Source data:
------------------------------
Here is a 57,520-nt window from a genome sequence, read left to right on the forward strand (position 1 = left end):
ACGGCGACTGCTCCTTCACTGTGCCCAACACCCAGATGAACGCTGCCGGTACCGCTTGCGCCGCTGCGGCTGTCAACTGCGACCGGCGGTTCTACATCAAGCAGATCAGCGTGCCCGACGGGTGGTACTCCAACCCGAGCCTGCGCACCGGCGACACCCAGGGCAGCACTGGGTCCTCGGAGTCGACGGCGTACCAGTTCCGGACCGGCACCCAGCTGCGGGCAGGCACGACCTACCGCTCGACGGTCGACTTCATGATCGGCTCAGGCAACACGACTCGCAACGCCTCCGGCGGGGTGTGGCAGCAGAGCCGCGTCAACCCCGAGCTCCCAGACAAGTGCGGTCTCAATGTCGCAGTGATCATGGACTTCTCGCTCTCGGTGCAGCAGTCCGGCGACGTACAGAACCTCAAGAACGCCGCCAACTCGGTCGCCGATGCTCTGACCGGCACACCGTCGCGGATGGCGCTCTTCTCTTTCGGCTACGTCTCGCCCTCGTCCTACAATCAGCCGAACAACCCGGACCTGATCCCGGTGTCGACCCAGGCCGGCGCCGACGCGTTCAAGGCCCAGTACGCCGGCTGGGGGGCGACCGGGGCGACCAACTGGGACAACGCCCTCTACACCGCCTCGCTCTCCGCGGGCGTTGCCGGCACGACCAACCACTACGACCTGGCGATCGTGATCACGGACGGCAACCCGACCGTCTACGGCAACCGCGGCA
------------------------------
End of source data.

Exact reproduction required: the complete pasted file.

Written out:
Here is a 57,520-nt window from a genome sequence, read left to right on the forward strand (position 1 = left end):
ACGGCGACTGCTCCTTCACTGTGCCCAACACCCAGATGAACGCTGCCGGTACCGCTTGCGCCGCTGCGGCTGTCAACTGCGACCGGCGGTTCTACATCAAGCAGATCAGCGTGCCCGACGGGTGGTACTCCAACCCGAGCCTGCGCACCGGCGACACCCAGGGCAGCACTGGGTCCTCGGAGTCGACGGCGTACCAGTTCCGGACCGGCACCCAGCTGCGGGCAGGCACGACCTACCGCTCGACGGTCGACTTCATGATCGGCTCAGGCAACACGACTCGCAACGCCTCCGGCGGGGTGTGGCAGCAGAGCCGCGTCAACCCCGAGCTCCCAGACAAGTGCGGTCTCAATGTCGCAGTGATCATGGACTTCTCGCTCTCGGTGCAGCAGTCCGGCGACGTACAGAACCTCAAGAACGCCGCCAACTCGGTCGCCGATGCTCTGACCGGCACACCGTCGCGGATGGCGCTCTTCTCTTTCGGCTACGTCTCGCCCTCGTCCTACAATCAGCCGAACAACCCGGACCTGATCCCGGTGTCGACCCAGGCCGGCGCCGACGCGTTCAAGGCCCAGTACGCCGGCTGGGGGGCGACCGGGGCGACCAACTGGGACAACGCCCTCTACACCGCCTCGCTCTCCGCGGGCGTTGCCGGCACGACCAACCACTACGACCTGGCGATCGTGATCACGGACGGCAACCCGACCGTCTACGGCAACCGCGGCA